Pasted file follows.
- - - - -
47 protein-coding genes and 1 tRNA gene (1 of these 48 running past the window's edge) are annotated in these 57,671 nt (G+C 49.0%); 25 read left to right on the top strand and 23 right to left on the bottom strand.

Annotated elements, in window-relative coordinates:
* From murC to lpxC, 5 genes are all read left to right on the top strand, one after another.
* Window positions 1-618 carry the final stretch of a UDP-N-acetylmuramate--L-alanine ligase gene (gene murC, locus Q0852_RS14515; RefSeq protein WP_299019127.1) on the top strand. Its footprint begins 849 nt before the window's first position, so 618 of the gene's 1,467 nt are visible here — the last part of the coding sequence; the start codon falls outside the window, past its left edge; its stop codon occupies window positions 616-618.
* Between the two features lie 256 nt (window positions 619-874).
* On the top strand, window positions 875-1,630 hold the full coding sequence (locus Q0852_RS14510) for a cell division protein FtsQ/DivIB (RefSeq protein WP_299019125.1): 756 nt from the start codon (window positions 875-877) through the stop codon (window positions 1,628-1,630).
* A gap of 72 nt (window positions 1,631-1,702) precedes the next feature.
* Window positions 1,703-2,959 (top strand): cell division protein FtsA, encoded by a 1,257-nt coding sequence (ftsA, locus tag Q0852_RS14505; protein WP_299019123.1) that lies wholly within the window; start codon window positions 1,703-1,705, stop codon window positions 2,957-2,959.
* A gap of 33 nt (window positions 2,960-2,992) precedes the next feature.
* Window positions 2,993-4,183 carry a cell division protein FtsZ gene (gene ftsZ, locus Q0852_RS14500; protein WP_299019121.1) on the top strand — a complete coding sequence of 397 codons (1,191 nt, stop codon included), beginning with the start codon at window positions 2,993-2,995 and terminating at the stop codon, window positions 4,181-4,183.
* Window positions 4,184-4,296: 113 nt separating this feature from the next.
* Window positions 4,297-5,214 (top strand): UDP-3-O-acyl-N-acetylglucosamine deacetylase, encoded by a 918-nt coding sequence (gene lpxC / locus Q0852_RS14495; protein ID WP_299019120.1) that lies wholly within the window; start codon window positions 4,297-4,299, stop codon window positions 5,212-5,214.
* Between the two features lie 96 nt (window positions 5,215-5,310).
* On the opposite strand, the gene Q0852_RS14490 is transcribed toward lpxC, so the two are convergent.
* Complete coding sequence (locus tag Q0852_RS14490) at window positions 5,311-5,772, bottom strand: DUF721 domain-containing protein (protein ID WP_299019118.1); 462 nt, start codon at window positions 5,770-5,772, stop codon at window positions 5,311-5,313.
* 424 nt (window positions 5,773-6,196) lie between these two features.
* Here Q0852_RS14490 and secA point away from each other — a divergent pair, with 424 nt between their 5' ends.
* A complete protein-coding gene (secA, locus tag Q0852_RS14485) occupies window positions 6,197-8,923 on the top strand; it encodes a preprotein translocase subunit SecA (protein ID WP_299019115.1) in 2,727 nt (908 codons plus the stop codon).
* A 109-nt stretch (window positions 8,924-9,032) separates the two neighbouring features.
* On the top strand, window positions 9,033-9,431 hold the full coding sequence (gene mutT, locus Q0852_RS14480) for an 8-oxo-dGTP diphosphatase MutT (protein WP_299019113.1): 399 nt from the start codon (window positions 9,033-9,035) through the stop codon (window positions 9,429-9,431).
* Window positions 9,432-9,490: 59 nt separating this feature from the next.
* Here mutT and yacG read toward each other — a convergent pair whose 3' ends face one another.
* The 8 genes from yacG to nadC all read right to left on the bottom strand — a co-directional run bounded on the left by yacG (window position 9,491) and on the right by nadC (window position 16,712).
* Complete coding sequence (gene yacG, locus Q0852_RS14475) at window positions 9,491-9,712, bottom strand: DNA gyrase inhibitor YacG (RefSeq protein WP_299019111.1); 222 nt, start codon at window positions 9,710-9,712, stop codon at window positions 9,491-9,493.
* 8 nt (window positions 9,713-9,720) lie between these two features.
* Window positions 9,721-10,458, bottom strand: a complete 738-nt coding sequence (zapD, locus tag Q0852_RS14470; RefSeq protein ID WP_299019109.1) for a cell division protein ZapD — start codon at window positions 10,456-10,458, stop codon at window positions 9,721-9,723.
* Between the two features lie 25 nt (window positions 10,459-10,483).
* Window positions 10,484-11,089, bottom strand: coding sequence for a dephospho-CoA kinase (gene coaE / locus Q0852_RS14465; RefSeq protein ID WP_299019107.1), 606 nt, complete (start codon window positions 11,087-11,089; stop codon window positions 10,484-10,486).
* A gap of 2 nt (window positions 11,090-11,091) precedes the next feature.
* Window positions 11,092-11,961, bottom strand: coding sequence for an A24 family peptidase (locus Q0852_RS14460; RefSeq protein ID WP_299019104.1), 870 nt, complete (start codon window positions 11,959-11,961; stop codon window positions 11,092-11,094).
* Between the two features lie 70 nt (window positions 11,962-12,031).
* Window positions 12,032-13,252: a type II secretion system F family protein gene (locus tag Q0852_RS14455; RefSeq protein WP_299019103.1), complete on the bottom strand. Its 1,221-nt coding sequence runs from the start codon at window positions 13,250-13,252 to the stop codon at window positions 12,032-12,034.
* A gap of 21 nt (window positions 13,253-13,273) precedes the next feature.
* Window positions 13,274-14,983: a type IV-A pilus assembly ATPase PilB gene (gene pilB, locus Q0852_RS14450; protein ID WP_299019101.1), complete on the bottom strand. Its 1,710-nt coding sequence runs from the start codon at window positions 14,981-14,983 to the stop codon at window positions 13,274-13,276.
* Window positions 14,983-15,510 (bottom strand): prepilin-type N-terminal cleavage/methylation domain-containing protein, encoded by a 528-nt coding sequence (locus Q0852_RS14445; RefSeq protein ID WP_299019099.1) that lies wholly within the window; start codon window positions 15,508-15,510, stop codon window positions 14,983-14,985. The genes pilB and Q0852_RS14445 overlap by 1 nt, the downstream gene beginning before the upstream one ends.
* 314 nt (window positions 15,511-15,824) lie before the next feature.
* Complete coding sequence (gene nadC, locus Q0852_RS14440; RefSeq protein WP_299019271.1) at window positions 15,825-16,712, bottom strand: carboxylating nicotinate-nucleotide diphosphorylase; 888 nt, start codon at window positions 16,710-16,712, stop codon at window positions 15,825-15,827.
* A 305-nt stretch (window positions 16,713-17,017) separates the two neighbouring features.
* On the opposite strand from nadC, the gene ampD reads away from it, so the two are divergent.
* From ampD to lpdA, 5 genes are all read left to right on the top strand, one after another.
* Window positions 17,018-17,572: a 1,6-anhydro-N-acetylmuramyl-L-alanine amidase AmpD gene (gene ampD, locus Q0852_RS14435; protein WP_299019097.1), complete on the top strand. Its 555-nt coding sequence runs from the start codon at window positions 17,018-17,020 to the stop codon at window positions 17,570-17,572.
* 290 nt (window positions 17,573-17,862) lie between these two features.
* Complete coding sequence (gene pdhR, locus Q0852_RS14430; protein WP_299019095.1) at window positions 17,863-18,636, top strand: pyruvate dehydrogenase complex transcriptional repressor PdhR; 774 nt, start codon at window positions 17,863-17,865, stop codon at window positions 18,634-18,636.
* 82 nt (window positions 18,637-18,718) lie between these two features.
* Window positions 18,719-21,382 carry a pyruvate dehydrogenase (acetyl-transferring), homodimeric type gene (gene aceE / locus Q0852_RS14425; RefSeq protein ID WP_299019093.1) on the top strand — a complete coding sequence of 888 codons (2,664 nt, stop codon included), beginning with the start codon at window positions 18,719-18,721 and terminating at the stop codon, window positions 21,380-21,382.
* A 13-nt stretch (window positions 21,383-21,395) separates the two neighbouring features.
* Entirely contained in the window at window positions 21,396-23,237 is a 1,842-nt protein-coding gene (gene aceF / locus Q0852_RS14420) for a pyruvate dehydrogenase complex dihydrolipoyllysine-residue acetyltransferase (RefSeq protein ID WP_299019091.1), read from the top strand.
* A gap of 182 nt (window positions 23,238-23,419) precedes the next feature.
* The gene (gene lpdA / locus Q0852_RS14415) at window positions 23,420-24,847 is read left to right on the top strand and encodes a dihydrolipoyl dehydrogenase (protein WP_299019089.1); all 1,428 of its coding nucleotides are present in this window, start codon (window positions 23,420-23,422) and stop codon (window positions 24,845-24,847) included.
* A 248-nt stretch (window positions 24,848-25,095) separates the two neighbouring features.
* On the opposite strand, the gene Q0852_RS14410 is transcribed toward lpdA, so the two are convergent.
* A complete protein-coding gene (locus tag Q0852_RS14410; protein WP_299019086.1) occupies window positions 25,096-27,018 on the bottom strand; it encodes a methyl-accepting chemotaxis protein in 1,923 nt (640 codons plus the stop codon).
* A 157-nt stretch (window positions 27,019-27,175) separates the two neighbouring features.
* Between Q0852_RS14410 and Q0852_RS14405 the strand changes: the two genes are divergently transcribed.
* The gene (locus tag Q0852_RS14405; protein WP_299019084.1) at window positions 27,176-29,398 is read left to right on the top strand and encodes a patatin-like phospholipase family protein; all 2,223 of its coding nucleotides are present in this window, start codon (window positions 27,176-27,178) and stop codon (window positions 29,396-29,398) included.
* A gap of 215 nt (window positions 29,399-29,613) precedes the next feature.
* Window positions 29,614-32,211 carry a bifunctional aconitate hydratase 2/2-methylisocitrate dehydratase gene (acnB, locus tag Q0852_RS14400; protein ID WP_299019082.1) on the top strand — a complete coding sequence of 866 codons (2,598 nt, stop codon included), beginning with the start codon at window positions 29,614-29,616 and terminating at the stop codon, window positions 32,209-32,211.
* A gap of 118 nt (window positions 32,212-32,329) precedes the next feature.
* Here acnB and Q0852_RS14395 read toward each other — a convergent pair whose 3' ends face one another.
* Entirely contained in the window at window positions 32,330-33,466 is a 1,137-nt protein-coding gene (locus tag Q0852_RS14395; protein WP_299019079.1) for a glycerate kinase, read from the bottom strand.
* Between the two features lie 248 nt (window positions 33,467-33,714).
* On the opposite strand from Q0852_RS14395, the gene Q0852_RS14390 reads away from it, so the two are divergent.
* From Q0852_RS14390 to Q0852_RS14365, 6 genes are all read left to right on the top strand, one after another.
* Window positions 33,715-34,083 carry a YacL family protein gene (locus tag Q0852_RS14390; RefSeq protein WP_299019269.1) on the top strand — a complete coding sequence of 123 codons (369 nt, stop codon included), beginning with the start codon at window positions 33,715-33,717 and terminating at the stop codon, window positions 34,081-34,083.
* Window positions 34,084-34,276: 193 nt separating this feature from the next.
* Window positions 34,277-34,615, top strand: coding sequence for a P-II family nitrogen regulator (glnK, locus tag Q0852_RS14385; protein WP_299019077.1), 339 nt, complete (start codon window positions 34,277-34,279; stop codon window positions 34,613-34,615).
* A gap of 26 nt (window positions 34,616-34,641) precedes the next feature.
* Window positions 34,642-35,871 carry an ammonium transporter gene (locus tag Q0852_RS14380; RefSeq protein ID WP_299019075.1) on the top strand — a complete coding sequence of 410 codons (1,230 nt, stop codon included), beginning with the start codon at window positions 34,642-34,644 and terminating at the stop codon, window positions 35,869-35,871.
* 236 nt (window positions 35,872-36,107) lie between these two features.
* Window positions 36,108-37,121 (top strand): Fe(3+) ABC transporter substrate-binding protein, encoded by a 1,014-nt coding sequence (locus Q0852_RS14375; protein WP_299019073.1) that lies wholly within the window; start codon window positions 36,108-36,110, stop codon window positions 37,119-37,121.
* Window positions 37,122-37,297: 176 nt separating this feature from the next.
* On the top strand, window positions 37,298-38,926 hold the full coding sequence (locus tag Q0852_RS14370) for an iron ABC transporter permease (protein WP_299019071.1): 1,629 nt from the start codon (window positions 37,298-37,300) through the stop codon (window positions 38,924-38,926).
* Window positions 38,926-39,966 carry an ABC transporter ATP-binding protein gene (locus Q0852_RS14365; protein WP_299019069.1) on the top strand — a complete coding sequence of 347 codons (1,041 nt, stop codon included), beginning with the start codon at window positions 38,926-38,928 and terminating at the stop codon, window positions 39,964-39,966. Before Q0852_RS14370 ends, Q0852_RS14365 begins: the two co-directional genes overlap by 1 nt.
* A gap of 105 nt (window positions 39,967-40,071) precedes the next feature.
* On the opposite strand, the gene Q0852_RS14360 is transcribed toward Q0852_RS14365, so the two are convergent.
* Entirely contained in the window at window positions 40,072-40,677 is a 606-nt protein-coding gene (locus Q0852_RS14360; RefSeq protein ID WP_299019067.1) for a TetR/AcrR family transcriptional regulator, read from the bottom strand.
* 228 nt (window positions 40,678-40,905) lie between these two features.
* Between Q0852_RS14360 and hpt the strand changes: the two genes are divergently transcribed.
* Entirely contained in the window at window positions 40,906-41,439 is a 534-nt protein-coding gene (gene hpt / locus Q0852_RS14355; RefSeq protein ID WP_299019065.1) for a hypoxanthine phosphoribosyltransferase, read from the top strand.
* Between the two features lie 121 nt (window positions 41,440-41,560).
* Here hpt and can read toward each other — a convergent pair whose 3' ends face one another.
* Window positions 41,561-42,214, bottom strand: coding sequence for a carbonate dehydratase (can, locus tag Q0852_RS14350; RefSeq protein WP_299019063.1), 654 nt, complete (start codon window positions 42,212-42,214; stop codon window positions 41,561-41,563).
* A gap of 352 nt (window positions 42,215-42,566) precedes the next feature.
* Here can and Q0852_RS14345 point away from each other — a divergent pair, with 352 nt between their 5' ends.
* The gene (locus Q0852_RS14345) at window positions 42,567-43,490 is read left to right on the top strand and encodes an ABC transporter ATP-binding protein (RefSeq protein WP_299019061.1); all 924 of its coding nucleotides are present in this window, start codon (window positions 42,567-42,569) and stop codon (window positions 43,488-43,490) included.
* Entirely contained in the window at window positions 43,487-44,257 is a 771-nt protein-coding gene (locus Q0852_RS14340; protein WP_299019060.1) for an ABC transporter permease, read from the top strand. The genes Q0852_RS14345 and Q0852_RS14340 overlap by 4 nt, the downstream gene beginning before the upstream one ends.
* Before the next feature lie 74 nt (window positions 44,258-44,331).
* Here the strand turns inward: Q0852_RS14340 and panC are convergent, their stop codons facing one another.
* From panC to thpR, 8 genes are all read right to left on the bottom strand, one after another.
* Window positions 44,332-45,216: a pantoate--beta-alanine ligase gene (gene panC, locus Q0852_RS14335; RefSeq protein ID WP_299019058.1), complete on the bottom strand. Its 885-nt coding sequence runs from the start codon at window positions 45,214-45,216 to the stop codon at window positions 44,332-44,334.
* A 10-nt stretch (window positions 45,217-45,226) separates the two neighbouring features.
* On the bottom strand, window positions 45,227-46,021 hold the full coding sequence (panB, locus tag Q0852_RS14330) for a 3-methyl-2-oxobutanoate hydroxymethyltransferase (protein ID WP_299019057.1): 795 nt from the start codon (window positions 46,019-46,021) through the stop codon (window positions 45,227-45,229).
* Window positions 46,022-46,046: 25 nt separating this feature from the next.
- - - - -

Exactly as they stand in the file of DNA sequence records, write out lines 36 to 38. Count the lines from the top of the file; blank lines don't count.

* 314 nt (window positions 15,511-15,824) lie before the next feature.
* Complete coding sequence (gene nadC, locus Q0852_RS14440; RefSeq protein WP_299019271.1) at window positions 15,825-16,712, bottom strand: carboxylating nicotinate-nucleotide diphosphorylase; 888 nt, start codon at window positions 16,710-16,712, stop codon at window positions 15,825-15,827.
* A 305-nt stretch (window positions 16,713-17,017) separates the two neighbouring features.